DiZinno: Alonso’s test proves overkill, occasionally, is good (VIDEO)

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It’s been said before that watching testing is the racing equivalent of watching paint dry. The days are long, arduous, monotonous and more often than not, boring.

Calls to televise or stream test days are often met with a shrug or “you’re kidding” from the production staff. The reasoning is that there’s a lot more behind-the-scenes work that goes into putting the cameras up, getting the feed live and paying the production costs than is worth the ROI. You’re lucky if you hit four digits worth of people on site for a test day.

Which then makes what happened yesterday both all the more staggering, and all the more impressive.

Tens of thousands of people around the world stopped what they were doing, or multi-tasked the hell out of their days, to watch a test that wasn’t even a full test. It was one car and one driver only.

This, indeed, is the true power of Fernando Alonso and what his star power is bringing to this year’s 101st Indianapolis 500 presented by PennGrade Motor Oil.

And it’s the first tangible, statistical measure that Zak Brown and McLaren’s gamble to bring the two-time World Championship-winning Spaniard over to America for a shot at the race on Alonso’s own request will indeed pay off in metrics.

Photo: IndyCar

The day began first with a social media blitz to reveal the car’s livery, similar to what McLaren did for its F1 launch in the middle of the night in February earlier this year. The drama was whether this time, with a rare second chance to get it right, McLaren would actually nail the proper color of papaya orange. These are the key details… clearly.

But the livery launch worked. Already, the buzz was going with the car going for a simpler look than the busy, Arrows or Spyker-esque, knockoff orange and black that adorns the McLaren MCL32 Honda on the Formula 1 grid this year.

That came with the full photo shoot, Alonso, the car and helmet now having been revealed in full kit to the world to know what he’d be wearing when the stream started.

Photo: IndyCar
Photo: IndyCar

The anticipation built. Before the test had even started and NBCSN’s Kevin Lee moderated the live stream, posted on INDYCAR’s YouTube and Facebook channels in addition to embeds via IMS and the IndyCar Race Control website, as well as simulcast here via the NBC Sports App, the YouTube feed alone had 34,000 viewers watching Lee host while Mario Andretti and Johnny Rutherford were adding insight and telling stories, while pitching back-and-forth with Robin Miller on pit lane.

Even in an absolute best-case scenario of 15,000 fans on site at Phoenix this past weekend for a race – and the number was likely much lower than that – that was already at least double the number of people paying to watch a race in the grandstands than were watching in whatever clothes they had on at their home or work to watch Alonso’s first crack at the Speedway, on the Internet. And that was just the YouTube figure, to say nothing of Facebook and our NBCSN feed here, which only adds to the numbers.

The number, like Alonso’s speeds as he got more comfortable, grew greater. It surpassed the 50,000 watching threshold, where it stayed most of the rest of the day. It exploded past 75,000 not long after Marco Andretti had completed his shakedown run in the No. 29 McLaren Honda Andretti entry and Alonso was set to take over for his first running.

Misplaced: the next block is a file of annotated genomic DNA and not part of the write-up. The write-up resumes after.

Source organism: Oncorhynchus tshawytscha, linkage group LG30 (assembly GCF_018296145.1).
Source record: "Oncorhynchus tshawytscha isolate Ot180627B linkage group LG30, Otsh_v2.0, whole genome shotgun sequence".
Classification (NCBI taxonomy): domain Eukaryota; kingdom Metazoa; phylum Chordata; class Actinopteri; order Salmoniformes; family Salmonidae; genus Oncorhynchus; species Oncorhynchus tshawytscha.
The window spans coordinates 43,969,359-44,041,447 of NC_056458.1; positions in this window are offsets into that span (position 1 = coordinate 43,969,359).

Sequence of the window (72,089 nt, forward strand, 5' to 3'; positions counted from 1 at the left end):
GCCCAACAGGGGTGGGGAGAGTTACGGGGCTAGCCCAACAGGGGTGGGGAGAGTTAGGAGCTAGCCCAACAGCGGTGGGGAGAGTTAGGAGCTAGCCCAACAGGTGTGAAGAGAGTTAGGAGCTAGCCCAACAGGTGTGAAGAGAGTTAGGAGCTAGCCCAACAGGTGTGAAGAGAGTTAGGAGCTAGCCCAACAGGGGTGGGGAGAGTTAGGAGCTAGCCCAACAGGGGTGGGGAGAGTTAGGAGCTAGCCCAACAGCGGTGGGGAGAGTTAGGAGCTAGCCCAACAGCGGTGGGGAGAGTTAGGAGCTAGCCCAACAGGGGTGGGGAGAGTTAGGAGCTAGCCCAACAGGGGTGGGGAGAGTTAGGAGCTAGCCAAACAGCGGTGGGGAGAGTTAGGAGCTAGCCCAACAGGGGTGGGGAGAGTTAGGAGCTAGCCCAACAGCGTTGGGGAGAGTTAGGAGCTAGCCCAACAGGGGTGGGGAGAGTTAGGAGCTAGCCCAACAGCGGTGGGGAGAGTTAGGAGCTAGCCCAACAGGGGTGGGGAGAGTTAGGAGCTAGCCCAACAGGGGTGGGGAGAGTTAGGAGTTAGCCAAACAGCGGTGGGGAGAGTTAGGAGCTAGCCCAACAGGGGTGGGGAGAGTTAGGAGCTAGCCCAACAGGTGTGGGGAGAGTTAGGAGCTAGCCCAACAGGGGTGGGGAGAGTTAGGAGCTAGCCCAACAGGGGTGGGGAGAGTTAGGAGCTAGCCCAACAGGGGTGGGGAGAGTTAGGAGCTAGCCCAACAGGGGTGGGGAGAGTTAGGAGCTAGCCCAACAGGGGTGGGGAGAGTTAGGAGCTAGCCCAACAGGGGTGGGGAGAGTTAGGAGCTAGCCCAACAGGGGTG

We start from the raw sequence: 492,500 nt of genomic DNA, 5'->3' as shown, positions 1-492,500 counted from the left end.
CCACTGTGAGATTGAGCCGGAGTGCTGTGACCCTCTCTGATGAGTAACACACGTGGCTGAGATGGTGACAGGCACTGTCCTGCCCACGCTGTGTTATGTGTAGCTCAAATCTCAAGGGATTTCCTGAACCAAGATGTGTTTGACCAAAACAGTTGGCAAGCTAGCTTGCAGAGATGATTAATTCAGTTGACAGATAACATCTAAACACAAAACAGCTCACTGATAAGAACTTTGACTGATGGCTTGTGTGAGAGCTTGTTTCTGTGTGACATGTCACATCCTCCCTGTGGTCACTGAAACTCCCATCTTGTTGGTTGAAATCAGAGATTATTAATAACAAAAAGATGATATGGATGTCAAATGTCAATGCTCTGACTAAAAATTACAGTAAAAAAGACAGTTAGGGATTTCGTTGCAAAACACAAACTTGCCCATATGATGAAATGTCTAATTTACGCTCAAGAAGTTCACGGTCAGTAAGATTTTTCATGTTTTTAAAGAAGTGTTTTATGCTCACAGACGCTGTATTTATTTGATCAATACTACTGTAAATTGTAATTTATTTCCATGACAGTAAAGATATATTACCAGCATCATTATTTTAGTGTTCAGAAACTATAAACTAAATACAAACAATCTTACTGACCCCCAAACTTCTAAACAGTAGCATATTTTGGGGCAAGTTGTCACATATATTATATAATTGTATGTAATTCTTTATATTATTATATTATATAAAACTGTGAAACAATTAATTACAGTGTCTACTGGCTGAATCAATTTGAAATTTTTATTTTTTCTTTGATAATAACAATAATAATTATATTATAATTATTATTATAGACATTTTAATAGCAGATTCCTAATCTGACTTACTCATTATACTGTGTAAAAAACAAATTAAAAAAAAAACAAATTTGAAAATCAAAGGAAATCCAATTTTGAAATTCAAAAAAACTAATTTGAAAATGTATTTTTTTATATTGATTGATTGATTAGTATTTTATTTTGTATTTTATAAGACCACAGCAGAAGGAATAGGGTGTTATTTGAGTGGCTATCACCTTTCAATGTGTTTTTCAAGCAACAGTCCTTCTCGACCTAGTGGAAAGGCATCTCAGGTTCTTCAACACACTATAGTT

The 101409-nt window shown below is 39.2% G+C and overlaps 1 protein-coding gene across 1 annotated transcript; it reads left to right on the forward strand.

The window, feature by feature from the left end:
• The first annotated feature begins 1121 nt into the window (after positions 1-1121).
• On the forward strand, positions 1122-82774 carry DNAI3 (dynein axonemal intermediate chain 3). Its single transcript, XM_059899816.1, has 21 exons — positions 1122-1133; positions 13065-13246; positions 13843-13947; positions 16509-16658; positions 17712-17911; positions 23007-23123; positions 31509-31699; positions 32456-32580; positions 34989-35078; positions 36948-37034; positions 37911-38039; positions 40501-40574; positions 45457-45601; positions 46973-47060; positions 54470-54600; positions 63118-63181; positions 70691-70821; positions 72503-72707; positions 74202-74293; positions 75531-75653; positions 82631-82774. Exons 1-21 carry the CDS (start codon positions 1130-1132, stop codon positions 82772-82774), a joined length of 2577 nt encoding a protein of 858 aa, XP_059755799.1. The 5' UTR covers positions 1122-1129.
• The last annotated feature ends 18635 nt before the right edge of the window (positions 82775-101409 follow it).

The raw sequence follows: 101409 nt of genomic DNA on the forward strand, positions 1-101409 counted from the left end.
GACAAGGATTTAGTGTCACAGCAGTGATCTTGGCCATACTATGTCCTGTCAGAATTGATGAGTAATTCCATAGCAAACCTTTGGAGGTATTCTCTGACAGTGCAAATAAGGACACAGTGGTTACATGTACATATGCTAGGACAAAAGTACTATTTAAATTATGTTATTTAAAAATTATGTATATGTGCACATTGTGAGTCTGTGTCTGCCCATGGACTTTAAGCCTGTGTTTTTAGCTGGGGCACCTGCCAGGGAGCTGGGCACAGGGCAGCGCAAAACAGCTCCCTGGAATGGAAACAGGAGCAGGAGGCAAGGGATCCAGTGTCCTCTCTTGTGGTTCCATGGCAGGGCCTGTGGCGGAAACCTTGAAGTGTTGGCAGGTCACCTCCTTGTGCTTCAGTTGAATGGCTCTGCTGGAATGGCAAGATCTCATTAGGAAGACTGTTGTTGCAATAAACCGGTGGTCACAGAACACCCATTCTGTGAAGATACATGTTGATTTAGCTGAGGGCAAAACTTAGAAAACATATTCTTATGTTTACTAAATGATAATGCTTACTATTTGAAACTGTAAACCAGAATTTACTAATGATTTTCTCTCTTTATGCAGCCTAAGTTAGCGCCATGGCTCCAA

By the end of the day, INDYCAR had sent a message saying its Facebook Live streaming coverage had attracted more than 1 million views and 800,000 unique viewers. A total number of more than 2 million hits was achieved between the YouTube and Facebook numbers. It was entirely unique circumstances, but no less staggering.

And it says something about the quality of the IMS Productions presentation and the presenters on screen – which had to have come together quickly as word this test would be streamed was only announced to the world on Monday, with NBCSN’s late add confirmed on Tuesday – that the number of viewers continued to escalate with anticipation rather than going down.

F1 teams chimed in on Twitter, even as the official F1 Twitter account was conspicuously silent.

Mercedes, Renault and Sahara Force India were but several that joked they wouldn’t dare think of releasing news now, for Alonso, McLaren and Honda – and for once, IndyCar – was winning the racing Internet.

Joking hashtags began to emerge beyond the official one of #AlonsoRunsIndy. The overkill of Alonso-mania was in full tilt.

And yet for every amount of snark offered asking how much Alonso was too much Alonso, the amount of disappointment (and justifiably) that Stefan Wilson doesn’t have a ride as a result of this, and the cries over whether a NASCAR star or the Taylor brothers might have been better for metrics, there was positivity ringing out to drown on the doubters.

Positivity? Numbers? For an IndyCar live stream?

The overkill was justified. Because for a one-day, one-car, rookie test, it had to be.

With no disrespect to the other three confirmed rookies in this year’s field, Ed Jones, Zach Veach and Jack Harvey – the last of whom is actually one of Alonso’s teammates – none has the name recognition or appeal beyond the most ardent, diehard of IndyCar fans who’ve paid explicit attention to the Mazda Road to Indy and Indy Lights where all three have won races and in Jones’ case, a championship. Where they could afford to feel aggrieved today was in seeing Alonso practice some of the procedural items – pit lane entry off Turn 4 and yellow flag simulations being two examples – since those aren’t official parts of ROP.

Alonso, however? He’s a rookie in name only, same as Kurt Busch was years earlier. He had the eyes of the F1 world watching along with the IndyCar world. And if Wednesday proved anything, it’s that the number of eyeballs from that aforementioned F1 world were locked in in a laser-focus unlike anything IndyCar could begin to generate from its own.

But while Wednesday was awesome from an overkill standpoint, with Alonso dominating all the stories, all the headlines and all the videos, the challenge from here is ensuring the overkill does not supersede the rest of the month – and how Alonso fits into it.

Photo courtesy of IMSA

As a similar and recent example, Jeff Gordon ran this year’s Rolex 24 at Daytona as part of the Konica Minolta Cadillac DPi-V.R with the aforementioned Taylor brothers, Ricky and Jordan, and the retiring Max Angelelli. Gordon’s name, inevitably, drew headlines from beyond the specialist sports car media that covers the IMSA WeatherTech SportsCar Championship full-time, which was a good thing… except that it wasn’t.